The Benefits of Being Wrong

by | Dec 6, 2011 | Science of Happiness | 26 comments

One of the biggest stumbling blocks to making real change in your life is the fear of being wrong.

How can I be sure what I want is the right thing to do?

How do I choose when I don’t know which road to follow?

What if I choose the wrong thing?

There are short answers to these questions: you can’t, pick one, and pick again.  But those answers usually aren’t very satisfying.

We assume that being wrong is a bad thing, an indication of failure.

It turns out there’s an entire profession that makes its biggest progress by admitting its mistakes: science.  Here’s how you can learn to do the same.

Curiosity versus fear

In this wonderful post on fear by Niall Doherty, he says

Most people, when they fear doing something, avoid taking action until the fear goes away. “I’m too afraid right now. I’ll do it when I’m feeling more confident.”

The problem is that fear never just goes away by itself. Most people have it backwards. You don’t overcome the fear and then do the thing; you do the thing and then you overcome the fear.

How do you make yourself act in the beginning, when you are scared out of your mind?

When you feel scared to make a change, move forward with questions instead of answers.

It’s easy to over-analyze and fret over answers.  If you let one question simply lead you to the next, the process is a lot less threatening.  Curiosity can be more persistent than fear if you cultivate it.

The catalyst for progress

When you boil it down, scientists aim to do one of two things:

  1. Advance our knowledge: this involves extending our understanding of the known.  For example, we know gene XYZ is implicated in causing cancer, and then we discover what protein is produced by gene XYZ.  This is the meat and potatoes of scientists’ work.  It’s satisfying, but not terribly exciting.
  2. Prove a theory wrong: this involves showing that some long held belief is incorrect, usually leap-frogging our understanding of how something works.  This is the dessert, the ultimate reward, and usually what vaults a scientist into fame.

Of course, it’s handy if the theory just disproved originated with someone else, but it’s not necessary.  Hardly anything is more exciting in science than over-turning a long held belief.  There’s a lot of bickering in the beginning, but if you can win the field over with enough data, you’re not a heretic, you’re a hero.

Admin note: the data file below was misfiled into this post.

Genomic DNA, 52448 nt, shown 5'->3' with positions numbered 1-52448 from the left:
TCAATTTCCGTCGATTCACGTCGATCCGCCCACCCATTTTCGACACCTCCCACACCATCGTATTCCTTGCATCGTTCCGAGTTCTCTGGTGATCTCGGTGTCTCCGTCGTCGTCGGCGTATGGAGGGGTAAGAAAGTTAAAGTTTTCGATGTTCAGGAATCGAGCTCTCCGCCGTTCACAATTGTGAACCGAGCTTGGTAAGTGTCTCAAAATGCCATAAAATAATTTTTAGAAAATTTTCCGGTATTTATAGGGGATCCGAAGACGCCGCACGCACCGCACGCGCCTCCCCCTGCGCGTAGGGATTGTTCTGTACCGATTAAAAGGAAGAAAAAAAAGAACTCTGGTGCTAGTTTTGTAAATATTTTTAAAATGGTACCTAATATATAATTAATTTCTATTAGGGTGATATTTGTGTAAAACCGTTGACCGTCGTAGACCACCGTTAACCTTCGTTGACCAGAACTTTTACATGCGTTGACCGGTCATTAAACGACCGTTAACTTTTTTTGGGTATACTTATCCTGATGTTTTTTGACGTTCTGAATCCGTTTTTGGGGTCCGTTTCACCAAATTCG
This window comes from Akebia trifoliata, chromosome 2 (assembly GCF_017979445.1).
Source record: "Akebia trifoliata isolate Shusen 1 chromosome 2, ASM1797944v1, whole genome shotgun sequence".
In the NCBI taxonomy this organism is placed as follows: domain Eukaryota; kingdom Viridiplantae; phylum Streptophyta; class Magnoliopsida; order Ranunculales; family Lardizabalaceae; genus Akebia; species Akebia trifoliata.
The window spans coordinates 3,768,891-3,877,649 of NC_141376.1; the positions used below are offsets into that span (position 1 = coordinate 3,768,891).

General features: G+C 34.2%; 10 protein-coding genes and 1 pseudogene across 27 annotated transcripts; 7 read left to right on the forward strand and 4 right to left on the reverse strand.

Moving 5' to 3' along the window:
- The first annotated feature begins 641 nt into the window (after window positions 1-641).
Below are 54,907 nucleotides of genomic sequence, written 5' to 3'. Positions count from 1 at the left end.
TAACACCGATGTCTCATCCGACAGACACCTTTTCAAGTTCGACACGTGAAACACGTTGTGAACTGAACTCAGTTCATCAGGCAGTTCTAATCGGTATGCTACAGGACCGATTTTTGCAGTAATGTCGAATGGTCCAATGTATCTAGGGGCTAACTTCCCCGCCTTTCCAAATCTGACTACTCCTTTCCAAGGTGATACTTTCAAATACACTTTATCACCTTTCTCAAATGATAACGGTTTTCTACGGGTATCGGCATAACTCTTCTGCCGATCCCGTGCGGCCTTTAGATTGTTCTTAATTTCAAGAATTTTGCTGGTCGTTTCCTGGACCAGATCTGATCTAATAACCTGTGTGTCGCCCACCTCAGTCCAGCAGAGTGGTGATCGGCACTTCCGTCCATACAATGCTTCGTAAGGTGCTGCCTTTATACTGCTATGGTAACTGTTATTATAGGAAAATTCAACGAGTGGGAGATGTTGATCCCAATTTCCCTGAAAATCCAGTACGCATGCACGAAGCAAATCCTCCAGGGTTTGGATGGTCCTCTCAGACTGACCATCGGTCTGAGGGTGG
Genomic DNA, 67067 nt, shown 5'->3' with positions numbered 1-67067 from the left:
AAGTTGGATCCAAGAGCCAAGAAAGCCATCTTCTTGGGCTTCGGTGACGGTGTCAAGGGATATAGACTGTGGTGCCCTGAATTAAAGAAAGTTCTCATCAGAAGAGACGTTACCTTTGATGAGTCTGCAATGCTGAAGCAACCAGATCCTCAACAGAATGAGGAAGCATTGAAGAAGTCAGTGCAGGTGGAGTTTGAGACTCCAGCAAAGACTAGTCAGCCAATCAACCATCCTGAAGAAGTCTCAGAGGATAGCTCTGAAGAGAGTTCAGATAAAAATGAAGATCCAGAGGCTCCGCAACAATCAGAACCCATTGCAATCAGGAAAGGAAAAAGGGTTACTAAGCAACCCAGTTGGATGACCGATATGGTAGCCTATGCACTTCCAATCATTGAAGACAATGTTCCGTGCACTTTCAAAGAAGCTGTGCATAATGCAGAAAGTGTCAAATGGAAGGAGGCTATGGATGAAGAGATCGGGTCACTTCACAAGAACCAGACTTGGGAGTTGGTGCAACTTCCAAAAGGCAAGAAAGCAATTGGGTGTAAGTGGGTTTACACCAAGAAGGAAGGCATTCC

Most of us live our lives through small advancements.  One job naturally leads to the next.  We get married, have kids, and settle down.  Then something happens that makes us question everything we thought we knew.  You get fired.  Someone steals all the money in your bank account.

Sometimes, the piece of data you need in order to see life clearly isn’t all that fun to acquire, but it’s what launches you to a new level of happiness and fulfillment.  Sometimes, being wrong lets you be the hero of your own story.

How being wrong can feel so good

I like to say I’m an A+ student in the school of hard knocks.

For example, I dated a lot of nice people in high school and college but never got any closer to figuring out what kind of person I wanted to spend my life with.  It wasn’t until I married (and then divorced) a bipolar man who killed one of my cats that I finally understood exactly what I needed to be happy romantically and what I didn’t.

It would have been easy to use that failure to fuel my self-doubt, to question whether I was even capable of making decisions about healthy relationships.

Instead of beating myself up, I let my new found clarity lead me to a wonderful man I wouldn’t have fully appreciated without my experience.  We’ve now been happily married nearly twelve years.

Many of us like to claim we’re life-long learners.  If this is true, then we have to stop talking about the “learning opportunities” that come from being wrong as if they’re some kind of consolation prize.

Challenges are what make life interesting; overcoming them is what makes life meaningful. – Joshua J. Marine

In most cases, we learn a lot more when we’re wrong than when we’re right.

I look at it this way: admitting that you’re wrong, by definition, means you’ve learned something new.

So stop being so scared of being wrong and celebrate your mistakes.  The process of learning may not always fun, but the end result?

It’s usually pretty darn sweet.